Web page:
In February 1944, Irene was promoted to Tech Sergeant. A Tech or Technical Sergeant was similar in rank to a gunnery sergeant and other technical ranks with which it shared its insignia. Then in March, she made First Sergeant. By this time, she had 120 women in her company plus nineteen Drill Instructors (DIs) – all men, of course. She developed strong friendships with those DIs, who referred to her as “Top.” She learned about leadership and how to get people to do what you want them to do. Within the first year or so of her Marine Corps career, she had racked up an impressive collection of achievements:
• the first woman to leave Sharpe & Dohme to join the Marines
• among the first of eight women to be sworn into the Corps in Philadelphia
• one of the first class of Women Marines to be trained at Hunter College
• among the first group of Women Marines to appear in uniform in Philadelphia
• one of the first group of fourteen chosen from boot camp to attend the inaugural class of Women Marines in First Sergeant’s school
• the first of four women to make First Sergeant
• the first woman to replace a male First Sergeant
Irene (fourth from left) and her fellow Feathernecks arriving in Philadelphia. Photo Philadelphia Inquirer
Life at Camp Lejeune did have its bright spots, however, and the Feathernecks (along with the Leathernecks) got liberty as long as they behaved. They’d frequently go into the nearest “town,” Swansboro, which had a population of 454 in 1940. Not exactly a metropolis. There was a great little restaurant there called Captain Charlie’s, where those Yankee girls learned how to eat Southern, from fried green tomatoes to grits to hushpuppies to yummy fried catfish, and crisp, succulent fried chicken. And, it was a change from the base. The locals loved seeing the women Marines, who were still a novelty then. I suspect this is where I learned my love for Southern food, although the only ones I remember my Mom cooking as I was growing up were fried green tomatoes. But I can easily make a meal out of grits. Especially if they have lots of butter and cheese in them.
By August of 1944, there were fewer recruits, so Irene’s company began scaling back. They were down from 139 to 37 at this point, and because one of her clerks had been transferred, she was putting in 12- to 18-hour days just trying to keep up. It started to get really old really quickly. The only saving grace was the food on the base was significantly better, and she and Gerry had friends who were cooks and ran the mess hall. So, even when she worked late, she could always get some food, and especially some goodies like cake, brownies, and cookies. Irene loved goodies.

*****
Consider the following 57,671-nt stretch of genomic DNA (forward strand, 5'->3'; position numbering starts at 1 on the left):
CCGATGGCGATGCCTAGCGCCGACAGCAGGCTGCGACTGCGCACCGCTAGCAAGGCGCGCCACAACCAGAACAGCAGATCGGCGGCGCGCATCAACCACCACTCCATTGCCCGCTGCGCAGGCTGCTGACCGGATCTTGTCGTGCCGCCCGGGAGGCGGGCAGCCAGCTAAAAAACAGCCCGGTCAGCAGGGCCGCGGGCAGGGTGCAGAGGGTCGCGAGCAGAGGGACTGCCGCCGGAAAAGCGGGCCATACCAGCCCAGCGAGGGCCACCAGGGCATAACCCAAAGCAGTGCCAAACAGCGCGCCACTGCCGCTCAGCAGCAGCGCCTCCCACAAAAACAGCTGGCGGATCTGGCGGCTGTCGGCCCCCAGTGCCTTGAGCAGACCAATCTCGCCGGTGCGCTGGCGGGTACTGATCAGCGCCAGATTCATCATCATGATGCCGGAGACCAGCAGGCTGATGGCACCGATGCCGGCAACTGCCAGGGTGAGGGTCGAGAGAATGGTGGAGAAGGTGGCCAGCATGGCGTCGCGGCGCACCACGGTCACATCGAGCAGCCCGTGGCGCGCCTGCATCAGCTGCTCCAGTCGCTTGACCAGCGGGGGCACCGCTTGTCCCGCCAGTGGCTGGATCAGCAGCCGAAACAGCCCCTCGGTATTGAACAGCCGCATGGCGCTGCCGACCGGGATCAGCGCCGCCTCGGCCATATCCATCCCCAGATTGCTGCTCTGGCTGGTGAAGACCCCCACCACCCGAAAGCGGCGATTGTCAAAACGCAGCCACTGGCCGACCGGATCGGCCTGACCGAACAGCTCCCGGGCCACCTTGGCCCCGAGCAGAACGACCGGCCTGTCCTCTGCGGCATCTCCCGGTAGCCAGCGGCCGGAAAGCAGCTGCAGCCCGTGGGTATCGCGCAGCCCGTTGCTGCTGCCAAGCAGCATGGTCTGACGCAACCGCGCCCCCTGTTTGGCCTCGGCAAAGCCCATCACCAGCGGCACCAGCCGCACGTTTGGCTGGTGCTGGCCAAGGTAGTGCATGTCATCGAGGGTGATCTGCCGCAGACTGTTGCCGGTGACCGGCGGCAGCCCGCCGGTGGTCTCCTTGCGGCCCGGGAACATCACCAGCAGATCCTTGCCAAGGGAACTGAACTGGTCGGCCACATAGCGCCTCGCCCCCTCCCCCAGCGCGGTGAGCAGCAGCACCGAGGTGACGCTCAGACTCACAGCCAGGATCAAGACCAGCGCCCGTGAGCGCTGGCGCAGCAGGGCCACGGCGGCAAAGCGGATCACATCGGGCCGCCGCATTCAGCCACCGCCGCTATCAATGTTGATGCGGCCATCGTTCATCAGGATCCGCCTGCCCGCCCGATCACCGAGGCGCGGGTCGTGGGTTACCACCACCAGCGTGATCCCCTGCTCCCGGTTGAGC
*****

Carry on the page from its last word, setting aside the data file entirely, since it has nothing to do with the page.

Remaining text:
During her time at Camp Lejeune, she met Carl, a fellow Marine who was a Chief Pharmacist’s Mate in the Quartermaster Corps. The Quartermasters were responsible for logistics, but served alongside the fighting units so they were in just as much danger. Irene and Carl fell deeply in love. They went to Swansboro and ate great food, along with Gerry and whoever she could round up to go along. But there were several hitches. For one, there was a war going on, so personal planning was complex and uncertain at best. More importantly, Carl had a tricky personal situation. He was married, but separated, when he met Irene, and he was very up-front about it. He swore that he’d soon be divorced, but he said that his wife kept dragging her feet on signing the papers.
Irene had finally met who she thought was Mr. Right – if only he was not married. The situation was far from perfect.They both decided to enjoy life while they could, even if they were in limbo. They had a great time together until he was shipped out, first to San Diego, and then to Iwo Jima. He was in the 5th Division, which was the group that sustained the highest casualties of any Marine Division anywhere in WWII. Irene heard from him sporadically, but the last letter she received was in November 1944. She dreaded knowing what that meant, and even pulled some strings to see if she could get any kind of news of him, but to no avail.